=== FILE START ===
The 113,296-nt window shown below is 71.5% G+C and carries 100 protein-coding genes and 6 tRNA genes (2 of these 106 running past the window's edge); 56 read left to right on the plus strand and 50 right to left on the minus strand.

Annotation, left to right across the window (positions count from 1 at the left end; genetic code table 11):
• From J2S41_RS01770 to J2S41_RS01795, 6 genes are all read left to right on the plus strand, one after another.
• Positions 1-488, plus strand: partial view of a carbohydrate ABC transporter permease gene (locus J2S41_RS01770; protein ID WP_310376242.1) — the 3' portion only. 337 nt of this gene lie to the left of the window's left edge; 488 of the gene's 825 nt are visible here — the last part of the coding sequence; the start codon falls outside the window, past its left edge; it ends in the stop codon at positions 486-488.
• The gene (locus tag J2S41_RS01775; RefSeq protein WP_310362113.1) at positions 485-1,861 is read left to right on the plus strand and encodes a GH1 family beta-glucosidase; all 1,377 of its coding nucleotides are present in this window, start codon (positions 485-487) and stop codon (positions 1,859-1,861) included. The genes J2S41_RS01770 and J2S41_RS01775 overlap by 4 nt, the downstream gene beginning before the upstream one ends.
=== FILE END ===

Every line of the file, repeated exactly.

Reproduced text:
The 113,296-nt window shown below is 71.5% G+C and carries 100 protein-coding genes and 6 tRNA genes (2 of these 106 running past the window's edge); 56 read left to right on the plus strand and 50 right to left on the minus strand.

Annotation, left to right across the window (positions count from 1 at the left end; genetic code table 11):
• From J2S41_RS01770 to J2S41_RS01795, 6 genes are all read left to right on the plus strand, one after another.
• Positions 1-488, plus strand: partial view of a carbohydrate ABC transporter permease gene (locus J2S41_RS01770; protein ID WP_310376242.1) — the 3' portion only. 337 nt of this gene lie to the left of the window's left edge; 488 of the gene's 825 nt are visible here — the last part of the coding sequence; the start codon falls outside the window, past its left edge; it ends in the stop codon at positions 486-488.
• The gene (locus tag J2S41_RS01775; RefSeq protein WP_310362113.1) at positions 485-1,861 is read left to right on the plus strand and encodes a GH1 family beta-glucosidase; all 1,377 of its coding nucleotides are present in this window, start codon (positions 485-487) and stop codon (positions 1,859-1,861) included. The genes J2S41_RS01770 and J2S41_RS01775 overlap by 4 nt, the downstream gene beginning before the upstream one ends.